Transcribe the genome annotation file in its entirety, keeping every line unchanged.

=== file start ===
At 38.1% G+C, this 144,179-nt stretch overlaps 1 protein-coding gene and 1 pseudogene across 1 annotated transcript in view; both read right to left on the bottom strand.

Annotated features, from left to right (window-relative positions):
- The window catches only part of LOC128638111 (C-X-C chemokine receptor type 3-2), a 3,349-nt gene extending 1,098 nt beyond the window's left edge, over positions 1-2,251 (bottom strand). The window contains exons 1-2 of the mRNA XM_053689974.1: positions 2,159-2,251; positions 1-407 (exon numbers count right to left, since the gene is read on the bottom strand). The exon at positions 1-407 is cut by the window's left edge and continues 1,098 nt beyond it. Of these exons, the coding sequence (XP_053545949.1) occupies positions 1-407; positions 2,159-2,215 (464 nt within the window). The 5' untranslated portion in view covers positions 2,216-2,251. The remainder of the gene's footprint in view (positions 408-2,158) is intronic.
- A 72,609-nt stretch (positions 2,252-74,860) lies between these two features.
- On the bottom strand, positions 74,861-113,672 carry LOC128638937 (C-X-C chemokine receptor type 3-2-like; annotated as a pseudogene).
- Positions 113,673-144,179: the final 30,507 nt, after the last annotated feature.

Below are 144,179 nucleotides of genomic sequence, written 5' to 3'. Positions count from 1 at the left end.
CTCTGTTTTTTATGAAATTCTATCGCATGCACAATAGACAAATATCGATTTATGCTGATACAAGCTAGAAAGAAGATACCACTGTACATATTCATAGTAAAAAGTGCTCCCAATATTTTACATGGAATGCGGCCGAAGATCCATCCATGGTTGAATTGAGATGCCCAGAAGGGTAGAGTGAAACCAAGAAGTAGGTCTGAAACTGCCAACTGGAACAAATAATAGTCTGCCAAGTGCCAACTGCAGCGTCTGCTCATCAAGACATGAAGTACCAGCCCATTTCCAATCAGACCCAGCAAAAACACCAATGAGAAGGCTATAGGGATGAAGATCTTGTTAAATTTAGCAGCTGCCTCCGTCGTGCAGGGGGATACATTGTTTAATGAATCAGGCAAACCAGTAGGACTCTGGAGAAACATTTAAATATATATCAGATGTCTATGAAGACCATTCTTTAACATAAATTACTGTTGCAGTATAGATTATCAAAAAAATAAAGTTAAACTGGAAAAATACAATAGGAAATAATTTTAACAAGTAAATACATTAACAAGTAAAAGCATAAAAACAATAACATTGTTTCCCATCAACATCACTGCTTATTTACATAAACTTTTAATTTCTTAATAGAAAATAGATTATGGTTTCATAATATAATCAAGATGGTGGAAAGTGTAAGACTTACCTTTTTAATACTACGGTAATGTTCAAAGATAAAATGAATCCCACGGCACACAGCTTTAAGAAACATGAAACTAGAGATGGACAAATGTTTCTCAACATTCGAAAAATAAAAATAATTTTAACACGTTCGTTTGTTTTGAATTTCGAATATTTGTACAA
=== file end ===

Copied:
At 38.1% G+C, this 144,179-nt stretch overlaps 1 protein-coding gene and 1 pseudogene across 1 annotated transcript in view; both read right to left on the bottom strand.

Annotated features, from left to right (window-relative positions):
- The window catches only part of LOC128638111 (C-X-C chemokine receptor type 3-2), a 3,349-nt gene extending 1,098 nt beyond the window's left edge, over positions 1-2,251 (bottom strand). The window contains exons 1-2 of the mRNA XM_053689974.1: positions 2,159-2,251; positions 1-407 (exon numbers count right to left, since the gene is read on the bottom strand). The exon at positions 1-407 is cut by the window's left edge and continues 1,098 nt beyond it. Of these exons, the coding sequence (XP_053545949.1) occupies positions 1-407; positions 2,159-2,215 (464 nt within the window). The 5' untranslated portion in view covers positions 2,216-2,251. The remainder of the gene's footprint in view (positions 408-2,158) is intronic.
- A 72,609-nt stretch (positions 2,252-74,860) lies between these two features.
- On the bottom strand, positions 74,861-113,672 carry LOC128638937 (C-X-C chemokine receptor type 3-2-like; annotated as a pseudogene).
- Positions 113,673-144,179: the final 30,507 nt, after the last annotated feature.

Below are 144,179 nucleotides of genomic sequence, written 5' to 3'. Positions count from 1 at the left end.
CTCTGTTTTTTATGAAATTCTATCGCATGCACAATAGACAAATATCGATTTATGCTGATACAAGCTAGAAAGAAGATACCACTGTACATATTCATAGTAAAAAGTGCTCCCAATATTTTACATGGAATGCGGCCGAAGATCCATCCATGGTTGAATTGAGATGCCCAGAAGGGTAGAGTGAAACCAAGAAGTAGGTCTGAAACTGCCAACTGGAACAAATAATAGTCTGCCAAGTGCCAACTGCAGCGTCTGCTCATCAAGACATGAAGTACCAGCCCATTTCCAATCAGACCCAGCAAAAACACCAATGAGAAGGCTATAGGGATGAAGATCTTGTTAAATTTAGCAGCTGCCTCCGTCGTGCAGGGGGATACATTGTTTAATGAATCAGGCAAACCAGTAGGACTCTGGAGAAACATTTAAATATATATCAGATGTCTATGAAGACCATTCTTTAACATAAATTACTGTTGCAGTATAGATTATCAAAAAAATAAAGTTAAACTGGAAAAATACAATAGGAAATAATTTTAACAAGTAAATACATTAACAAGTAAAAGCATAAAAACAATAACATTGTTTCCCATCAACATCACTGCTTATTTACATAAACTTTTAATTTCTTAATAGAAAATAGATTATGGTTTCATAATATAATCAAGATGGTGGAAAGTGTAAGACTTACCTTTTTAATACTACGGTAATGTTCAAAGATAAAATGAATCCCACGGCACACAGCTTTAAGAAACATGAAACTAGAGATGGACAAATGTTTCTCAACATTCGAAAAATAAAAATAATTTTAACACGTTCGTTTGTTTTGAATTTCGAATATTTGTACAA